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Special Issue "Skin Cancers—Risk Factors and Treatment Options"

A special issue of International Journal of Environmental Research and Public Health (ISSN 1660-4601). This special issue belongs to the section "Health Behavior, Chronic Disease and Health Promotion".

Deadline for manuscript submissions: 8 November 2023 | Viewed by 164

Special Issue Editor

II Chair of Surgery, Faculty of Medicine, Medical University of Lodz, 90-419 Lodz, Poland
Interests: skin cancer

Special Issue Information

Dear Colleagues,

I am pleased to invite you to the Special Issue of the International Journal of Environmental Research and Public Health entitled: “Skin Cancers—Risk Factors and Treatment Options”.

Skin cancers are the most common malignancies, and their incidence is increasing worldwide. Among skin tumors, three types are the most frequent: basal cell carcinoma (BCC), squamous cell carcinoma (SCC), and melanoma. BCC and SCC are known as keratinocyte carcinoma (KC), historically termed non-melanoma skin cancers (NMSC), which correspond to 95% of malignant skin tumors. Both genetic and environmental factors play a role in KCs and melanoma etiopathology. The epidermis is exposed to many external environmental factors, including ultraviolet radiation, chemical agents, and ionizing radiation, and some general deficiencies such as immunosuppression can occur. These factors can cause mutations that eventually lead to carcinogenesis.

The aim of this Special Issue is to present factors associated with skin cancer development and to describe treatment options possible in patients with skin malignancies.  Management, depending on the size, localization, and general patient condition, is usually based on surgery (including Mohs surgery), radiotherapy, and/or chemotherapy. Since genetic factors are not modifiable, efforts to change alterable variables should be undertaken. Within the scope of this Special Issue, it is also worth describing which factors cause the most risk of skin cancer development and which method of treatment is most suitable depending on the patient age and morbidity, and identifying patients whose susceptibility to skin malignancy is higher than average.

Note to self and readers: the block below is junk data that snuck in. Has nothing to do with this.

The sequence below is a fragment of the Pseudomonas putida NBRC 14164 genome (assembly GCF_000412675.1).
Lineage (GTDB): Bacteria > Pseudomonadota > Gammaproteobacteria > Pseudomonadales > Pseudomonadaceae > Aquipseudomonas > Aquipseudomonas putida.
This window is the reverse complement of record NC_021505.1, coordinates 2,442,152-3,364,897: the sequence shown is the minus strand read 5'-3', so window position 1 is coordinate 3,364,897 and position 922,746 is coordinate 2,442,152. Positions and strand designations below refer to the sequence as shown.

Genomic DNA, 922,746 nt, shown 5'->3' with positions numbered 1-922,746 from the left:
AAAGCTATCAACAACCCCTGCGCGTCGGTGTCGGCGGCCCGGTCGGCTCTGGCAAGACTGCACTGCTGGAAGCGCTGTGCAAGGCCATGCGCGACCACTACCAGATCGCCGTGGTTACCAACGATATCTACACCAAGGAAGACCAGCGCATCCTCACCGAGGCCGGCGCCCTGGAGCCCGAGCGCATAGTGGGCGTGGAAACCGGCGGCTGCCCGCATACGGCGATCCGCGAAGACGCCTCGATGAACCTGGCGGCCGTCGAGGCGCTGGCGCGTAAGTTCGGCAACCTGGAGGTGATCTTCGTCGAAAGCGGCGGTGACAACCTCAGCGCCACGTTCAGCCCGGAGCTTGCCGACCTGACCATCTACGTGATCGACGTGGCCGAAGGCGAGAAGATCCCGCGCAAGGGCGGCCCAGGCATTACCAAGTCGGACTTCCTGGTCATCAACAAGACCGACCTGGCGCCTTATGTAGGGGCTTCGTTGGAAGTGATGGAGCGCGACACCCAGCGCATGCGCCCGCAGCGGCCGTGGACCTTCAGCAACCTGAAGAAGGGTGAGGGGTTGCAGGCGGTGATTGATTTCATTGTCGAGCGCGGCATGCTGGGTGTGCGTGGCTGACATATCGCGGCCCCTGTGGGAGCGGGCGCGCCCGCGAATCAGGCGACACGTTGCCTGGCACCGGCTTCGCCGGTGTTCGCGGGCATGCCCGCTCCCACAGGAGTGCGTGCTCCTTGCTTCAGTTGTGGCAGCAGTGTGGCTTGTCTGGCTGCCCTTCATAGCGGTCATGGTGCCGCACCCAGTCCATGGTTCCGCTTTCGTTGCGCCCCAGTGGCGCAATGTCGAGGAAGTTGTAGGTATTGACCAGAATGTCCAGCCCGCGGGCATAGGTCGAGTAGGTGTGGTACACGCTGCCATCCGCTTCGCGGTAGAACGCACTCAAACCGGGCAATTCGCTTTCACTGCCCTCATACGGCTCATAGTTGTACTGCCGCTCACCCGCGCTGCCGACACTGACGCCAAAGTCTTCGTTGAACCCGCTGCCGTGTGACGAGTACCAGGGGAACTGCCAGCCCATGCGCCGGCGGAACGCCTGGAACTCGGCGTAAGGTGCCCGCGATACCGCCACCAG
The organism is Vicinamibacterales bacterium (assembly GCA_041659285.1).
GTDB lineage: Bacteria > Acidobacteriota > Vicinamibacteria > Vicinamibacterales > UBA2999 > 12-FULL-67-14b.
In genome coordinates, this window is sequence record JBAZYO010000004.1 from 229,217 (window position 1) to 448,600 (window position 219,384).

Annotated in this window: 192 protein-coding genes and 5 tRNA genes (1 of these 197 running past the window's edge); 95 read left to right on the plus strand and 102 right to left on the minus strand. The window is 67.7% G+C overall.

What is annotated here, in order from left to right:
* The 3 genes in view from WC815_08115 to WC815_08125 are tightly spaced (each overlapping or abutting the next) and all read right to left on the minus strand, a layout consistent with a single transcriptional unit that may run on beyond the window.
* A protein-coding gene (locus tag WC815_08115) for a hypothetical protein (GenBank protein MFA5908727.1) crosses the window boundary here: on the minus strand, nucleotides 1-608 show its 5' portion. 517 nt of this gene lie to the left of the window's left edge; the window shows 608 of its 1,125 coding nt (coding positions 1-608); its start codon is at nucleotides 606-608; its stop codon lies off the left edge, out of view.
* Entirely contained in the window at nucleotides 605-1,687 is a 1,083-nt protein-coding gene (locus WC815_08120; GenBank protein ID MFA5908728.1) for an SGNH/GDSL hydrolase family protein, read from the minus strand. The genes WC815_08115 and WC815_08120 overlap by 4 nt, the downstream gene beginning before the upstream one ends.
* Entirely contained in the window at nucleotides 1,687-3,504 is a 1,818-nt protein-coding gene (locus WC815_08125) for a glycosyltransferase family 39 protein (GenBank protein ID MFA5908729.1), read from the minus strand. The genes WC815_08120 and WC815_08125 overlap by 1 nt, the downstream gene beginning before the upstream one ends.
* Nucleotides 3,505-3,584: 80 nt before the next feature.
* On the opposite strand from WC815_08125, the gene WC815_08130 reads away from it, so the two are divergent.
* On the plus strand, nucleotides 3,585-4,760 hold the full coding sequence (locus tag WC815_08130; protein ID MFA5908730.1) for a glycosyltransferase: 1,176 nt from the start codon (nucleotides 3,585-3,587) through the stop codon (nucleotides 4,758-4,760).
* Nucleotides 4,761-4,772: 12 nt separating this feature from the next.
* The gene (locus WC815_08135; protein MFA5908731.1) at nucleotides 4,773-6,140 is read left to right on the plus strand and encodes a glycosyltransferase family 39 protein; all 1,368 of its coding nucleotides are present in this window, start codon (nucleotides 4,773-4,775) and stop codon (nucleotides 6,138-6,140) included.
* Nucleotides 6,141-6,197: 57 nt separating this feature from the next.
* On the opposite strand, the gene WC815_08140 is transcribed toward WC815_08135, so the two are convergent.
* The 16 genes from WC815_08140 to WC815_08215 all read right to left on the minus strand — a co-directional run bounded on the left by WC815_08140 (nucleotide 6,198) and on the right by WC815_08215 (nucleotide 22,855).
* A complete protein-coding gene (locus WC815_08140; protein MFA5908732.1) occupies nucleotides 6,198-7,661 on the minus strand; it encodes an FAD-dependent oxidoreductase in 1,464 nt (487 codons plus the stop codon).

In this Special Issue, original research articles and reviews are welcome. Research areas may include (but are not limited to) the following: cancer, non-melanoma, melanoma, age, skin color, ultraviolet radiation, immune suppression, surgery, radiotherapy, and chemotherapy.

I look forward to receiving your contributions.

Dr. Marta Fijałkowska
Guest Editor

Manuscript Submission Information

Manuscripts should be submitted online at www.mdpi.com by registering and logging in to this website. Once you are registered, click here to go to the submission form. Manuscripts can be submitted until the deadline. All submissions that pass pre-check are peer-reviewed. Accepted papers will be published continuously in the journal (as soon as accepted) and will be listed together on the special issue website. Research articles, review articles as well as short communications are invited. For planned papers, a title and short abstract (about 100 words) can be sent to the Editorial Office for announcement on this website.

Submitted manuscripts should not have been published previously, nor be under consideration for publication elsewhere (except conference proceedings papers). All manuscripts are thoroughly refereed through a single-blind peer-review process. A guide for authors and other relevant information for submission of manuscripts is available on the Instructions for Authors page. International Journal of Environmental Research and Public Health is an international peer-reviewed open access semimonthly journal published by MDPI.

Please visit the Instructions for Authors page before submitting a manuscript. The Article Processing Charge (APC) for publication in this open access journal is 2500 CHF (Swiss Francs). Submitted papers should be well formatted and use good English. Authors may use MDPI's English editing service prior to publication or during author revisions.


  • cancer
  • non-melanoma
  • melanoma
  • age
  • skin color
  • ultraviolet radiation
  • immune suppression
  • surgery
  • radiotherapy
  • chemotherapy

Published Papers

This special issue is now open for submission.
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